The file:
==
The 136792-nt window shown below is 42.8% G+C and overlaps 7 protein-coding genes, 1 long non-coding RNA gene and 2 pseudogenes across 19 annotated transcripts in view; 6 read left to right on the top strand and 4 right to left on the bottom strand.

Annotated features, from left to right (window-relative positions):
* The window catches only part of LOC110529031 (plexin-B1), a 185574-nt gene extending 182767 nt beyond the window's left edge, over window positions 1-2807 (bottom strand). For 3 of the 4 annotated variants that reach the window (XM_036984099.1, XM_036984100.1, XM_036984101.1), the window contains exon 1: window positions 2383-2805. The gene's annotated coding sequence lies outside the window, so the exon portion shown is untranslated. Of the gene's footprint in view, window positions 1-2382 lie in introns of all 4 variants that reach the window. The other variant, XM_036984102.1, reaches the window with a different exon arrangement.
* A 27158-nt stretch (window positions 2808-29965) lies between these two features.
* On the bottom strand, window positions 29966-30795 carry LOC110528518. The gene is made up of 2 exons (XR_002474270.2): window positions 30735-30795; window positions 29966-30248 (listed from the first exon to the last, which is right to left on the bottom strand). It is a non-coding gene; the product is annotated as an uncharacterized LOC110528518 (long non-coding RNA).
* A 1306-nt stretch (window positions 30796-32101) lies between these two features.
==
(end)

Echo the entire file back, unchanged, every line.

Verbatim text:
The 136792-nt window shown below is 42.8% G+C and overlaps 7 protein-coding genes, 1 long non-coding RNA gene and 2 pseudogenes across 19 annotated transcripts in view; 6 read left to right on the top strand and 4 right to left on the bottom strand.

Annotated features, from left to right (window-relative positions):
* The window catches only part of LOC110529031 (plexin-B1), a 185574-nt gene extending 182767 nt beyond the window's left edge, over window positions 1-2807 (bottom strand). For 3 of the 4 annotated variants that reach the window (XM_036984099.1, XM_036984100.1, XM_036984101.1), the window contains exon 1: window positions 2383-2805. The gene's annotated coding sequence lies outside the window, so the exon portion shown is untranslated. Of the gene's footprint in view, window positions 1-2382 lie in introns of all 4 variants that reach the window. The other variant, XM_036984102.1, reaches the window with a different exon arrangement.
* A 27158-nt stretch (window positions 2808-29965) lies between these two features.
* On the bottom strand, window positions 29966-30795 carry LOC110528518. The gene is made up of 2 exons (XR_002474270.2): window positions 30735-30795; window positions 29966-30248 (listed from the first exon to the last, which is right to left on the bottom strand). It is a non-coding gene; the product is annotated as an uncharacterized LOC110528518 (long non-coding RNA).
* A 1306-nt stretch (window positions 30796-32101) lies between these two features.